interviewMaciej Dobrowolski

Last October, the first ever Qatari-produced movie premiered. The musical score was written by a 24 year old Pole, Maciej Dobrowolski. In the Warsaw recording studio Sound Tropez, with his full feature debut playing from the speakers, he spoke about his beginnings as a composer and working on "Clockwise".

How did you first get interested in film music? Not as a composer, but as a listener...

Maciej Dobrowolski: Probably when I saw The Rock (1996) in the cinema. There is a scene shot in slow motion where the main character fires flares to stop a missile attack. I was blown away by the scene, mainly because of the amazing music by Hans Zimmer. Also, when I was little, I used to draw a lot and at that time I would always listen to the cassette with James Horner's score for Titanic. I listened to it for hours every day. I also remember that I read the whole Lord of the Rings trilogy while listening to that. I was stunned by the themes and the beauty of the music. It's actually quite funny, because whenever I hear the Titanic score I immediately think of The Lord of the Rings. Anyway, it took me some time to realize that I was actually more interested in the music I was hearing than the drawings I was doing.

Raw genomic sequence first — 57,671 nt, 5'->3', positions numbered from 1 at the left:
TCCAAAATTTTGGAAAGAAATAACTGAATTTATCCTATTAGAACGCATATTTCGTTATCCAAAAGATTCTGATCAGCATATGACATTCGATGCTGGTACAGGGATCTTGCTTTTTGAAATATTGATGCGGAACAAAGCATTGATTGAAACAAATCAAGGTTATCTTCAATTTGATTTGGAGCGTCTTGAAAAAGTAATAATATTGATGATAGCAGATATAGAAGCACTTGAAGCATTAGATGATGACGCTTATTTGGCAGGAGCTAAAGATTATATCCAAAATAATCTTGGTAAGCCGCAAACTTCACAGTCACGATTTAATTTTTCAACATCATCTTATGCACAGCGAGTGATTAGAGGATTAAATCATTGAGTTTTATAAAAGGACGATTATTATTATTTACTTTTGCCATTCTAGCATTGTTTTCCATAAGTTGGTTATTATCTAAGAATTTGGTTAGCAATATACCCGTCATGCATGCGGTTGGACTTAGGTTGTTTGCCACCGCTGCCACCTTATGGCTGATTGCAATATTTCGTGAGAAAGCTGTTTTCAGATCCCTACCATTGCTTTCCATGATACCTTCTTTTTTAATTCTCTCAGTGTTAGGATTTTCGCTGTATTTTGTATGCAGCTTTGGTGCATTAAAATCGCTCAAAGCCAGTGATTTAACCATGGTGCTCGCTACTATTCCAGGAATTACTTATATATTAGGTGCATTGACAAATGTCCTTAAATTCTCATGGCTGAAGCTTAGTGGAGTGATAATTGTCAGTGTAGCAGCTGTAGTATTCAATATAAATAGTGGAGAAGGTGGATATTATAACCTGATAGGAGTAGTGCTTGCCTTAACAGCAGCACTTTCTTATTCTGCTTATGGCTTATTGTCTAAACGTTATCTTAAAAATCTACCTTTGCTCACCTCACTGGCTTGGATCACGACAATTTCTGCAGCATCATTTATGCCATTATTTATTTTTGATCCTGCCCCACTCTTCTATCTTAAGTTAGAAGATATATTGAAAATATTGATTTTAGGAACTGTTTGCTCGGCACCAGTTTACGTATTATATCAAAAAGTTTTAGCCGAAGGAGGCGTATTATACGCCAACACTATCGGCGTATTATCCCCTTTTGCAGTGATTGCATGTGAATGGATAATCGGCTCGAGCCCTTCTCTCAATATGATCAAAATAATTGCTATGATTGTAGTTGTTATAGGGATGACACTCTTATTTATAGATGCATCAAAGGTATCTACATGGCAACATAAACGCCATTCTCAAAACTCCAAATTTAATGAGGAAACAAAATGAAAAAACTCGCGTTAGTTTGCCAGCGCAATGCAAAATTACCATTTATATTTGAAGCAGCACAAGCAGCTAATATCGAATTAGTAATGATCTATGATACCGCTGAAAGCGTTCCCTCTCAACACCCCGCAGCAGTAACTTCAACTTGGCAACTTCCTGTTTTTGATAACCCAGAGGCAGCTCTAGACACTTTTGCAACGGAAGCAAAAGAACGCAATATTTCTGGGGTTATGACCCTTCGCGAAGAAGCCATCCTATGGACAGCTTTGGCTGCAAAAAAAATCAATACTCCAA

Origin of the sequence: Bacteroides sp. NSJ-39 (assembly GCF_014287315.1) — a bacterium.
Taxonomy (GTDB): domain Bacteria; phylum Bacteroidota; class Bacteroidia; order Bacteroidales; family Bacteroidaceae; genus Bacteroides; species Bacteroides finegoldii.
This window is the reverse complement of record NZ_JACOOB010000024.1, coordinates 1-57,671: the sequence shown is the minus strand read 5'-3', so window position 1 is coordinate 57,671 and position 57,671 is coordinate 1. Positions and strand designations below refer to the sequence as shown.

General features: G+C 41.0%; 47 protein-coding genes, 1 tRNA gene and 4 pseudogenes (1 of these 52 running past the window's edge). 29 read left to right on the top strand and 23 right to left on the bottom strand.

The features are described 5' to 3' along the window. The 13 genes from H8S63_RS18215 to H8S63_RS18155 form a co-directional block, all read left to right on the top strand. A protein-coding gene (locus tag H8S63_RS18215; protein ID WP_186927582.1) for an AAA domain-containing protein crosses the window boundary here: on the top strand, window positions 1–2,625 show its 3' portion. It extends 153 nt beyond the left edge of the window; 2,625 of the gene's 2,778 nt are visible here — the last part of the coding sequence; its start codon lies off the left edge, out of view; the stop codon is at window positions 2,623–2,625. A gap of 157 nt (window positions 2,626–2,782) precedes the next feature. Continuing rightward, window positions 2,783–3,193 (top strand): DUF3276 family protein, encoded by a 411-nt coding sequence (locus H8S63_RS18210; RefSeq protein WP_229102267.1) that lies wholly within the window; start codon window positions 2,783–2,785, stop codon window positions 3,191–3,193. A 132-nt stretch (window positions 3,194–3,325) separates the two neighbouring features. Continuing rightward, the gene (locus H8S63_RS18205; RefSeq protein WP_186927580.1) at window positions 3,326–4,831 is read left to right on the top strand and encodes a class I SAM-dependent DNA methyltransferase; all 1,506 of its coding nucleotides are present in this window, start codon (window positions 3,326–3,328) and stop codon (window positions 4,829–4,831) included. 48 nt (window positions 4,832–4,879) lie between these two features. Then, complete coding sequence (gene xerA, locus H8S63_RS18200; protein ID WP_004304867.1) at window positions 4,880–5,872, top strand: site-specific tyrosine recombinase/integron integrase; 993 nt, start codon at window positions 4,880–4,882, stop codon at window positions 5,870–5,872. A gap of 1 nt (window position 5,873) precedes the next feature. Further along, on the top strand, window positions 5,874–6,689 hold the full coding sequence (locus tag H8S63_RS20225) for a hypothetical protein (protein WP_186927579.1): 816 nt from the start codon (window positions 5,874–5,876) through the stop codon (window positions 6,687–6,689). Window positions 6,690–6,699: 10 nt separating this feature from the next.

I've read on your blog that you were 15 when the soundtrack to The Rock influenced you to become a film composer. Why a film composer in particular and how did you come to the decision at such a young age?